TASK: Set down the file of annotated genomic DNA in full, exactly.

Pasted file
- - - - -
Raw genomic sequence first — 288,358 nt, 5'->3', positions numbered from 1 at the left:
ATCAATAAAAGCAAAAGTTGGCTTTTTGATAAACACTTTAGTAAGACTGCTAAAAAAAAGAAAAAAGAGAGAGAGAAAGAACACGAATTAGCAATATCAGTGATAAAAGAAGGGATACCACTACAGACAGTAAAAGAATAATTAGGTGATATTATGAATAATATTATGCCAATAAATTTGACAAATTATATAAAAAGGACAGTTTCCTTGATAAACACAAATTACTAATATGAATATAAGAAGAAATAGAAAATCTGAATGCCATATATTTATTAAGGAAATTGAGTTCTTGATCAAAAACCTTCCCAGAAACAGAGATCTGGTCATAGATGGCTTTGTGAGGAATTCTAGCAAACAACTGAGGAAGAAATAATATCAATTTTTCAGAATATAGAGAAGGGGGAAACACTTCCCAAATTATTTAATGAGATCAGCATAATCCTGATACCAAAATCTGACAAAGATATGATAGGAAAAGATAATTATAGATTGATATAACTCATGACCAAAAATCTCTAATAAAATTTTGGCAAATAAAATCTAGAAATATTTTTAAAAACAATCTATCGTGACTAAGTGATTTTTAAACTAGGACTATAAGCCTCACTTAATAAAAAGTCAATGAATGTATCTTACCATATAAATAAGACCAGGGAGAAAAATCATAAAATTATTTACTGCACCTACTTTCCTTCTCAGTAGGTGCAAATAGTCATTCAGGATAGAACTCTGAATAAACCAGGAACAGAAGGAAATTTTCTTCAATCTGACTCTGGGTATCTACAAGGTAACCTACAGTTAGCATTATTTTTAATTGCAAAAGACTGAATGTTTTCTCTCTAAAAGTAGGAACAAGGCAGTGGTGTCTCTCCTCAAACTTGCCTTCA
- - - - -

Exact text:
Raw genomic sequence first — 288,358 nt, 5'->3', positions numbered from 1 at the left:
ATCAATAAAAGCAAAAGTTGGCTTTTTGATAAACACTTTAGTAAGACTGCTAAAAAAAAGAAAAAAGAGAGAGAGAAAGAACACGAATTAGCAATATCAGTGATAAAAGAAGGGATACCACTACAGACAGTAAAAGAATAATTAGGTGATATTATGAATAATATTATGCCAATAAATTTGACAAATTATATAAAAAGGACAGTTTCCTTGATAAACACAAATTACTAATATGAATATAAGAAGAAATAGAAAATCTGAATGCCATATATTTATTAAGGAAATTGAGTTCTTGATCAAAAACCTTCCCAGAAACAGAGATCTGGTCATAGATGGCTTTGTGAGGAATTCTAGCAAACAACTGAGGAAGAAATAATATCAATTTTTCAGAATATAGAGAAGGGGGAAACACTTCCCAAATTATTTAATGAGATCAGCATAATCCTGATACCAAAATCTGACAAAGATATGATAGGAAAAGATAATTATAGATTGATATAACTCATGACCAAAAATCTCTAATAAAATTTTGGCAAATAAAATCTAGAAATATTTTTAAAAACAATCTATCGTGACTAAGTGATTTTTAAACTAGGACTATAAGCCTCACTTAATAAAAAGTCAATGAATGTATCTTACCATATAAATAAGACCAGGGAGAAAAATCATAAAATTATTTACTGCACCTACTTTCCTTCTCAGTAGGTGCAAATAGTCATTCAGGATAGAACTCTGAATAAACCAGGAACAGAAGGAAATTTTCTTCAATCTGACTCTGGGTATCTACAAGGTAACCTACAGTTAGCATTATTTTTAATTGCAAAAGACTGAATGTTTTCTCTCTAAAAGTAGGAACAAGGCAGTGGTGTCTCTCCTCAAACTTGCCTTCA